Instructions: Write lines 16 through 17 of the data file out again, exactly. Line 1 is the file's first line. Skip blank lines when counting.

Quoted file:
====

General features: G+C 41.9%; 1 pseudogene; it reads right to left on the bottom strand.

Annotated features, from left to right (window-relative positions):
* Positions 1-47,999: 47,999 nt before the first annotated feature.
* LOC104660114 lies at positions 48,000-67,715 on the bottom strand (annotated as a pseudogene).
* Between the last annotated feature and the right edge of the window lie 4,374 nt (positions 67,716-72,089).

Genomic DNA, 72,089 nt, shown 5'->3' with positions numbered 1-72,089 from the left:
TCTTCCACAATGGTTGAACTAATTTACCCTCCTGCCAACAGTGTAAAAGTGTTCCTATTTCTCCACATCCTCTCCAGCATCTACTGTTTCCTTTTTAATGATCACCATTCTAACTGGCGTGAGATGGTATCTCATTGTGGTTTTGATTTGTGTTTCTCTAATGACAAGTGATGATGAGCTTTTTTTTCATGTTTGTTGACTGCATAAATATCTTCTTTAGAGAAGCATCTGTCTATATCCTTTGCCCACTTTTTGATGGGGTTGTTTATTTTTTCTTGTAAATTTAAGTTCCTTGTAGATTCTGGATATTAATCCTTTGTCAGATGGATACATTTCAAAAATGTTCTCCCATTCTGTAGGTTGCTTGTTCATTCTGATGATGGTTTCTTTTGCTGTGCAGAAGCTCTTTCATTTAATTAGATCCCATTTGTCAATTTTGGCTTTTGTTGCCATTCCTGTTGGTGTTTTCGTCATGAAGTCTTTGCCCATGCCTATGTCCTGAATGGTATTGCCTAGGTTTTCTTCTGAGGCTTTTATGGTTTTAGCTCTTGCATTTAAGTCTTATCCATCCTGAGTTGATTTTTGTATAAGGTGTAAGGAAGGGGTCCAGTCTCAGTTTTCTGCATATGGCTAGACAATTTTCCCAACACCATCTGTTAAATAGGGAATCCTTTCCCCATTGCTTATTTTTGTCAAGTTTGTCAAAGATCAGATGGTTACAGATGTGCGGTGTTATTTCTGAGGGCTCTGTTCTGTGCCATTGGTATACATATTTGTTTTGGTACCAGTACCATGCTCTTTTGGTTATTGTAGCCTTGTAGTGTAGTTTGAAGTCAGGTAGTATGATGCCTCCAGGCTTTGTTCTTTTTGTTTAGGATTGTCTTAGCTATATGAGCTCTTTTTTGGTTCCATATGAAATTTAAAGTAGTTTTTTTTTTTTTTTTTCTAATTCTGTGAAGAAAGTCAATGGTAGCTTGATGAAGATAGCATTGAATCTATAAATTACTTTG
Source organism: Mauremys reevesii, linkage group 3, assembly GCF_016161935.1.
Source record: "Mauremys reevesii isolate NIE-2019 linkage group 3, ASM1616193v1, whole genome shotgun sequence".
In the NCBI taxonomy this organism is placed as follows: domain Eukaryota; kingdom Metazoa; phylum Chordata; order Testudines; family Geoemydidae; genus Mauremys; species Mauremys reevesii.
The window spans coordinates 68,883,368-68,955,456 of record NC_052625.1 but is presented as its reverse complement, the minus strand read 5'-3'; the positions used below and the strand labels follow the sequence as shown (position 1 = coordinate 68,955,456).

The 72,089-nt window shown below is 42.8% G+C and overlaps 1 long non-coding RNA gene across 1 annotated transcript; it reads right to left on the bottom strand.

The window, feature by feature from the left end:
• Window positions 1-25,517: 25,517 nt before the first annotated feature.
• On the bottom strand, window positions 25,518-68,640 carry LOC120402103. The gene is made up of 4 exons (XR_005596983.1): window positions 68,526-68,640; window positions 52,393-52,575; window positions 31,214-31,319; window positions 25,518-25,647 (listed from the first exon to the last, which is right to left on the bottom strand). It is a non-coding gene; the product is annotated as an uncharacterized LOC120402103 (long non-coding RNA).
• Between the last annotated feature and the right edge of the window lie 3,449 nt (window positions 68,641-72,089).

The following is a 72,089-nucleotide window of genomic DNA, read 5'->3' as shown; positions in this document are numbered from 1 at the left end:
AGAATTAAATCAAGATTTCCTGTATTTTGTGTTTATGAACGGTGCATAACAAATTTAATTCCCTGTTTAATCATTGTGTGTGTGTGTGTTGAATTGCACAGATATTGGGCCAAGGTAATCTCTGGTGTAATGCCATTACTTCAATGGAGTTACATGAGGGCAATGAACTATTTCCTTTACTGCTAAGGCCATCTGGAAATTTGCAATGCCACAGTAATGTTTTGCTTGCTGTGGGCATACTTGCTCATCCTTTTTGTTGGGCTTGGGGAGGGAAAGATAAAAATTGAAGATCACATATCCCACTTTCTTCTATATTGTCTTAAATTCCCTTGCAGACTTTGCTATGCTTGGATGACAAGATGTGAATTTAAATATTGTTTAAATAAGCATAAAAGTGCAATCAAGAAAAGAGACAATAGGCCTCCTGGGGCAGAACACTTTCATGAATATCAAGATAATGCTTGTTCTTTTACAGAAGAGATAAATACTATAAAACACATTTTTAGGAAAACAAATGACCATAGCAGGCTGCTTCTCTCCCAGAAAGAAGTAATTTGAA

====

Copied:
• Between the last annotated feature and the right edge of the window lie 3,449 nt (window positions 68,641-72,089).

The following is a 72,089-nucleotide window of genomic DNA, read 5'->3' as shown; positions in this document are numbered from 1 at the left end: